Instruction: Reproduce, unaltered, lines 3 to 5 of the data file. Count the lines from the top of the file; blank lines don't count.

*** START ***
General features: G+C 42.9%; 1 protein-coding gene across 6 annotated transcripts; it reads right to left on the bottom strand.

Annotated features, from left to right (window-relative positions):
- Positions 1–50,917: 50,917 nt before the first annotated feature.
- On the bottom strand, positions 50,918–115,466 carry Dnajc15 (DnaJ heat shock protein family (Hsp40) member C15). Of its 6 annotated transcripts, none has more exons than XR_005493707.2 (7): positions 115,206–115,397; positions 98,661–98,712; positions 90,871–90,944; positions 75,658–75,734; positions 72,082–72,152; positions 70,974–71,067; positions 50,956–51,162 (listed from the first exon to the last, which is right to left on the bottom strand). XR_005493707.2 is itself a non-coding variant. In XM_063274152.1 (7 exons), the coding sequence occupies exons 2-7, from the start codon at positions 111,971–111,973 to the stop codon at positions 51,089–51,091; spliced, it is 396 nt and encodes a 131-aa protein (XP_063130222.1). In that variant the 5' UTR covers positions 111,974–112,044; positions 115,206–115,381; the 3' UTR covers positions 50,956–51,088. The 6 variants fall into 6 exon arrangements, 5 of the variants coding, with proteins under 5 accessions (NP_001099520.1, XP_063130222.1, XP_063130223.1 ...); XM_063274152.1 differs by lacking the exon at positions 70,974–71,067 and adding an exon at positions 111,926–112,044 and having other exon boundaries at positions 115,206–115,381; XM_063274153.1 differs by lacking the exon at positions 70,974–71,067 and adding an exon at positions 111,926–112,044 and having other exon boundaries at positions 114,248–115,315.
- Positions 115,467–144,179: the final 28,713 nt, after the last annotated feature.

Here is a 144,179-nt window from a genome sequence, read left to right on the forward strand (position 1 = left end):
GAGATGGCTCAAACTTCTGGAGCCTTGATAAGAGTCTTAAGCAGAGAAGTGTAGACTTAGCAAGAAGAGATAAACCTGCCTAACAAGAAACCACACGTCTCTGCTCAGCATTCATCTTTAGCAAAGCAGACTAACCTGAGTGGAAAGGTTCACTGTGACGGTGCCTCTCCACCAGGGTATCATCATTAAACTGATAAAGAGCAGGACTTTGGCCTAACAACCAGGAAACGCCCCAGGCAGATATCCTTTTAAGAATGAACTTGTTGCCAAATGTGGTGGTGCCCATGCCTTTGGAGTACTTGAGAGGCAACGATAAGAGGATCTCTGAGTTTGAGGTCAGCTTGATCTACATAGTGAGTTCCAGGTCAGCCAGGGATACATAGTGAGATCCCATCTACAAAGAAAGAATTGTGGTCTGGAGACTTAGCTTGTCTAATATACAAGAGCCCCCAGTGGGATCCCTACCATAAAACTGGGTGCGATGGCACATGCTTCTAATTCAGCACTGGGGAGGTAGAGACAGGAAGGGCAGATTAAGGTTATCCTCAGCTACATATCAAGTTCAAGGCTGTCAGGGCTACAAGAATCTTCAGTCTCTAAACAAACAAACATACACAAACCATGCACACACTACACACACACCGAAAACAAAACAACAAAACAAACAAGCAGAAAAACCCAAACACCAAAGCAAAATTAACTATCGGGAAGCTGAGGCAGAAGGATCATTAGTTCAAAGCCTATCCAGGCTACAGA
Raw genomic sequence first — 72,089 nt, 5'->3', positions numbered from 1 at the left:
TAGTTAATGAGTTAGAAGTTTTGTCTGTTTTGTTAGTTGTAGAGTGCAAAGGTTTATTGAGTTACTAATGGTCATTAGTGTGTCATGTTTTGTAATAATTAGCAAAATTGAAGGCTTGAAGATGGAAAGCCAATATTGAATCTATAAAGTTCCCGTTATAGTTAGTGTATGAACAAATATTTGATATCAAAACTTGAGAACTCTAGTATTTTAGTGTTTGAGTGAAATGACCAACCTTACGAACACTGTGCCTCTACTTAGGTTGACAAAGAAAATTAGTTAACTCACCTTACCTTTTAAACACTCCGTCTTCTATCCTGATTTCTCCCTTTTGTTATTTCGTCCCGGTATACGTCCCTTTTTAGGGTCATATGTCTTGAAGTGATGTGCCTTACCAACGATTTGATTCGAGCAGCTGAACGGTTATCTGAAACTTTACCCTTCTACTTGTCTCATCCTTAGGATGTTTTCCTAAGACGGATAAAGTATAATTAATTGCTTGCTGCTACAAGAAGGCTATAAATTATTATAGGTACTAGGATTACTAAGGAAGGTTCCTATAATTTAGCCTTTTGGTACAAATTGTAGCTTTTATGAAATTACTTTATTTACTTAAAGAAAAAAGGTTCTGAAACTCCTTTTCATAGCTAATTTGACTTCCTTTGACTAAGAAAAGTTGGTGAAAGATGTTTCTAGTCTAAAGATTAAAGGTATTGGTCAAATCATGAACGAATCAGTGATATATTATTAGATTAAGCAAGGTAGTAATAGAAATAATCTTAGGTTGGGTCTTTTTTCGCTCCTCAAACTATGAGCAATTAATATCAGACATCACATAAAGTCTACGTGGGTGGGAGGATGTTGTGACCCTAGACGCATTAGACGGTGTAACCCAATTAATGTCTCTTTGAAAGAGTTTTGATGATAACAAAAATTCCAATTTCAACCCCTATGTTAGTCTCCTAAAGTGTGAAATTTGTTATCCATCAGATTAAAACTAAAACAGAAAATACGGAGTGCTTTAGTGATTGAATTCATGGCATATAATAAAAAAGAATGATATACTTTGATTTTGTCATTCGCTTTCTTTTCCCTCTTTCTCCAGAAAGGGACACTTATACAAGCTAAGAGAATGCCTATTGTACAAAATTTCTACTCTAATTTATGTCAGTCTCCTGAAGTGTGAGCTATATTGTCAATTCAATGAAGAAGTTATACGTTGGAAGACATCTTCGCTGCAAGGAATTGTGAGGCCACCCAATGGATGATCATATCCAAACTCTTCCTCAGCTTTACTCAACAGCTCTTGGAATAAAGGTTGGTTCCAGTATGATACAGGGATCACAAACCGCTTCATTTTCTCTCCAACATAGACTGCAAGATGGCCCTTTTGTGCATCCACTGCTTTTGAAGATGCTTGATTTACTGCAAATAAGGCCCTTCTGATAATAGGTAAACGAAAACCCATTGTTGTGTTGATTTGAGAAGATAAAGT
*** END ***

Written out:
- Positions 1–50,917: 50,917 nt before the first annotated feature.
- On the bottom strand, positions 50,918–115,466 carry Dnajc15 (DnaJ heat shock protein family (Hsp40) member C15). Of its 6 annotated transcripts, none has more exons than XR_005493707.2 (7): positions 115,206–115,397; positions 98,661–98,712; positions 90,871–90,944; positions 75,658–75,734; positions 72,082–72,152; positions 70,974–71,067; positions 50,956–51,162 (listed from the first exon to the last, which is right to left on the bottom strand). XR_005493707.2 is itself a non-coding variant. In XM_063274152.1 (7 exons), the coding sequence occupies exons 2-7, from the start codon at positions 111,971–111,973 to the stop codon at positions 51,089–51,091; spliced, it is 396 nt and encodes a 131-aa protein (XP_063130222.1). In that variant the 5' UTR covers positions 111,974–112,044; positions 115,206–115,381; the 3' UTR covers positions 50,956–51,088. The 6 variants fall into 6 exon arrangements, 5 of the variants coding, with proteins under 5 accessions (NP_001099520.1, XP_063130222.1, XP_063130223.1 ...); XM_063274152.1 differs by lacking the exon at positions 70,974–71,067 and adding an exon at positions 111,926–112,044 and having other exon boundaries at positions 115,206–115,381; XM_063274153.1 differs by lacking the exon at positions 70,974–71,067 and adding an exon at positions 111,926–112,044 and having other exon boundaries at positions 114,248–115,315.
- Positions 115,467–144,179: the final 28,713 nt, after the last annotated feature.